3. What people do even privately and consensually can still be wrong (e.g. adultery). Practically and legally it may not be easily prevented nor the courts the best venue for discouraging it. However, that does not legitimize such behaviour.
4. ‘Privacy’ is a misnomer. What courts have been decriminalizing under the ‘right to privacy’ (in the U.S. with contraception in 1965 and abortion in 1973) is not privacy but the right to absolute personal autonomy.
“Choices” in sexual “lifestyles” (homosexual, common law, promiscuous, adulterous, divorce) have profound effects on family life and society. They are not socially and morally neutral. They effect the common good. They psychologically and morally injure innocent parties (such as children) as well as the guilty parties. People often carry these injuries for life and it can effect their behaviour and attitude. Social norms that uphold and strengthen the common good need to be encouraged. Behaviours that undermine it need to be discouraged. How to uphold what is right and discourage what is wrong can involve many venues: Legal, educational, religious, and communal.
To conclude we quote Adler again on human equality and its limitation:
“Is there then any respect in which all human beings, without a single exception, can be declared equal? Yes, there is only one. It is that they are all human, all members of one species, called ‘Homo sapiens,’ and all having the same natural and thereby the same specific attributes that differentiate them from the members of all other species. In all other respects, any two human beings may be found unequal, one having more of a certain human attribute than another, either as the result of native endowment or of individual attainment.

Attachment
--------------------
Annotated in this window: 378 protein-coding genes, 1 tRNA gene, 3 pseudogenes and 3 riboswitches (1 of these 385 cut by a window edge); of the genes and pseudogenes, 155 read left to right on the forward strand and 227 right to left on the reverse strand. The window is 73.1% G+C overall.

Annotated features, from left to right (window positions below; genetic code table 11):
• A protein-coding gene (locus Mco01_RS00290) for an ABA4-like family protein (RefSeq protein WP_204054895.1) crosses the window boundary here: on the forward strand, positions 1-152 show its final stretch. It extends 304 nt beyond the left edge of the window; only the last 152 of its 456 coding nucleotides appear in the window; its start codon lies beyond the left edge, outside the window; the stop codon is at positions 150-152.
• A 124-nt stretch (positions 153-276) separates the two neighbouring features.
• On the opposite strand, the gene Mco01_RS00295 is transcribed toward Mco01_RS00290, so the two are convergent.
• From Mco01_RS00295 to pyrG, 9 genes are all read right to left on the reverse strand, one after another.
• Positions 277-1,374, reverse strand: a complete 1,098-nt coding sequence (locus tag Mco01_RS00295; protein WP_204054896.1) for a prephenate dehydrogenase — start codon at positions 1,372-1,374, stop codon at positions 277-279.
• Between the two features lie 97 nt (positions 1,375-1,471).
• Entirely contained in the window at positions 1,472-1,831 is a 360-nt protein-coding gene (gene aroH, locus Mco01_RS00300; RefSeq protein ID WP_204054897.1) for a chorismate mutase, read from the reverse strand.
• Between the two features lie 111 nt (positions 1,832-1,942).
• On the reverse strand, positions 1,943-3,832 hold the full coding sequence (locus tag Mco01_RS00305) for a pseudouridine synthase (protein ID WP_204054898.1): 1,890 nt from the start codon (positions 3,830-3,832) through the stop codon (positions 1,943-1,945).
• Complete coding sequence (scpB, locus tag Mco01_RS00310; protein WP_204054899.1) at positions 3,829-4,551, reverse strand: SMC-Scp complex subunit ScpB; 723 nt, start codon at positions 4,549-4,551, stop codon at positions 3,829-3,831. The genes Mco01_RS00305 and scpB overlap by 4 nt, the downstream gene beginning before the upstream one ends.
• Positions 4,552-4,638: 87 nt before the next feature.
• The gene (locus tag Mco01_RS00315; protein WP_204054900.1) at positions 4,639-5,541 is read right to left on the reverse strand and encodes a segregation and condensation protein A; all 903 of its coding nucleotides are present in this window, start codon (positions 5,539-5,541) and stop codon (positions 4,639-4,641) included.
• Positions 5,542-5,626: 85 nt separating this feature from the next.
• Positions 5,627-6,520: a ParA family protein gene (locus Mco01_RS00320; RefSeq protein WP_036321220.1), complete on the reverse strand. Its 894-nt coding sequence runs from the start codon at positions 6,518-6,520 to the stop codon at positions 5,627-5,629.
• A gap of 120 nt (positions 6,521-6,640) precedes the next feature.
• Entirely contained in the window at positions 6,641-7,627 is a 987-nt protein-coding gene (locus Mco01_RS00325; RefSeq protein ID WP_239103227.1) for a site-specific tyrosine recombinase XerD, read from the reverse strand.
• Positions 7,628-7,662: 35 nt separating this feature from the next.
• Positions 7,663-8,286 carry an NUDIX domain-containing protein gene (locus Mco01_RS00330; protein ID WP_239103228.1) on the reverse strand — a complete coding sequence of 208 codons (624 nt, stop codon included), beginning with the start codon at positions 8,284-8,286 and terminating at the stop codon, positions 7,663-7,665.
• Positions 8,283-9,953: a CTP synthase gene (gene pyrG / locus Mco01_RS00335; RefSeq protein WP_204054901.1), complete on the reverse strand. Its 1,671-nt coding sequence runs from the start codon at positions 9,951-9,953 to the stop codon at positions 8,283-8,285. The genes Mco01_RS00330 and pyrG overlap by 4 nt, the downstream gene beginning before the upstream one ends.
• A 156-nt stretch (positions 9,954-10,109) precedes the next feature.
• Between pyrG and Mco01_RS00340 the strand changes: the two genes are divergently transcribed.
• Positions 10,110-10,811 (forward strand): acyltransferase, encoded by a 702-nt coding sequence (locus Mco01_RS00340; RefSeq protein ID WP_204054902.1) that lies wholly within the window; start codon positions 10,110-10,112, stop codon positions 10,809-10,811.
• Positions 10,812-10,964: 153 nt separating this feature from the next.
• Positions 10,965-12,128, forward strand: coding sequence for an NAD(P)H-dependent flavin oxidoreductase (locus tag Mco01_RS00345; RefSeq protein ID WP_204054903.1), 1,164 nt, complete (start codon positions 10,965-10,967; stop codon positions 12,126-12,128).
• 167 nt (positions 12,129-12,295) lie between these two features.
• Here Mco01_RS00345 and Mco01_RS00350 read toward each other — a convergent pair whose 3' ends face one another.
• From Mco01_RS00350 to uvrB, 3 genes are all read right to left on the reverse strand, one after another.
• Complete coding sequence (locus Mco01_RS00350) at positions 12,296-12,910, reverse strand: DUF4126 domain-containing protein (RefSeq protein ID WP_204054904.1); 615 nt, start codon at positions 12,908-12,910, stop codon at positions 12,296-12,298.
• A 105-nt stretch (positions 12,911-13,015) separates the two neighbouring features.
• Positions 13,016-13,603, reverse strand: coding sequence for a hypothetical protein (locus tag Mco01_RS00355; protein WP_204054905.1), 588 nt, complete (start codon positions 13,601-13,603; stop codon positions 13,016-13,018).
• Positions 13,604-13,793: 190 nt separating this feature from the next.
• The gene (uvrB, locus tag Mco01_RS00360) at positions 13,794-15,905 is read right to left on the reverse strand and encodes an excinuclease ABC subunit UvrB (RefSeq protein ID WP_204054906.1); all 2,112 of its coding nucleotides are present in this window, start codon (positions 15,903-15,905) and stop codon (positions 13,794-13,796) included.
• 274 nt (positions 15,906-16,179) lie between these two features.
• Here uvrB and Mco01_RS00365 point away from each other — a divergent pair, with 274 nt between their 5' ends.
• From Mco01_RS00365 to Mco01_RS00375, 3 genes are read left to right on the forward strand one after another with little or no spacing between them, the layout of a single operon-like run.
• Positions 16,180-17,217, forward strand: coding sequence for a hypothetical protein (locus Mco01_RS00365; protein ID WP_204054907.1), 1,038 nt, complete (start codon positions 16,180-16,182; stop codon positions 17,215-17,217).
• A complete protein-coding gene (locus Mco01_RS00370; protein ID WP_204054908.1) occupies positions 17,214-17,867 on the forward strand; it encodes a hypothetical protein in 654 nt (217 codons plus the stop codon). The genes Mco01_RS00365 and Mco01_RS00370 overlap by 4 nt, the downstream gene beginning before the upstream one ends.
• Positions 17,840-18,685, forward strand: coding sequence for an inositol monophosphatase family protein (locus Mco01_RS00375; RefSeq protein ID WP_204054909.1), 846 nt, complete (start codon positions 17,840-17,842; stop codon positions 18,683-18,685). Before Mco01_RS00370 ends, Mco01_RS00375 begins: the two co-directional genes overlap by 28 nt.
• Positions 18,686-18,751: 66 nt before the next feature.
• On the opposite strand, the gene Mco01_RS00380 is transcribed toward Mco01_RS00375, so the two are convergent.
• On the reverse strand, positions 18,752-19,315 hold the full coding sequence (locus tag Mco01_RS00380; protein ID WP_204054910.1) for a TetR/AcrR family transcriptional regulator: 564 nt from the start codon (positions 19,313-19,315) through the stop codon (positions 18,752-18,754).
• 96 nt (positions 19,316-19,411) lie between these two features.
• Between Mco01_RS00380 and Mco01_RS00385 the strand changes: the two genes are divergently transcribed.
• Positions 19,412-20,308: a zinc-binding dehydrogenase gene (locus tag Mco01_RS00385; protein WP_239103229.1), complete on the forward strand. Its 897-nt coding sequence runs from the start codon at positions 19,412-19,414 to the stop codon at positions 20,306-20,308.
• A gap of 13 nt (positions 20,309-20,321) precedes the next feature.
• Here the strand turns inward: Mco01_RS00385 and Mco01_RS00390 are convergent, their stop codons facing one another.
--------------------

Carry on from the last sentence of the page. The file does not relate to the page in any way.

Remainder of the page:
When this is understood, it will be seen that there is no conflict or contradiction between saying (1) that all human beings are equal in respect of their common humanity, and (2) that all human beings are also unequal, one with another, in a wide variety of respects in which they differ as individual members of the human species.
Their equality lies in the fact that humans all belong to the same species, possessing the traits common to members of that species. Their inequality lies in their individual differences as members of that species. All being human, they are all persons, not things; and as persons they all equally have the dignity that inheres in their being persons. But each is not only a person, each is also a uniquely individual person.”
Mortimer Adler, Six Great Ideas.
Thomas Sowell, The Quest for Cosmic Justice.
Thomas Sowell, Preferential Policies: An International Perspective.
Thomas Sowell, A Conflict of Visions: Ideological Origins of Political Struggles.
Thomas Sowell, Civil Rights: Rhetoric or Reality?
Dinesh D’Souza, The End of Racism.
John Kekes, Against Liberalism.
Robert P. George, In Defense of Natural Law
Robert P. George, The Clash of Orthodoxies
Brian Lee Crowley, The Road to Equity: Gender, Ethnicity, and Language.
John Harvey, The Truth about Homosexuality.
William Dannemeyer, Shadow in the Land: Homosexuality in America.
Note: Many essays by Adler & Sowell can be found on the internet.
D. FREEDOM: I Did It My Way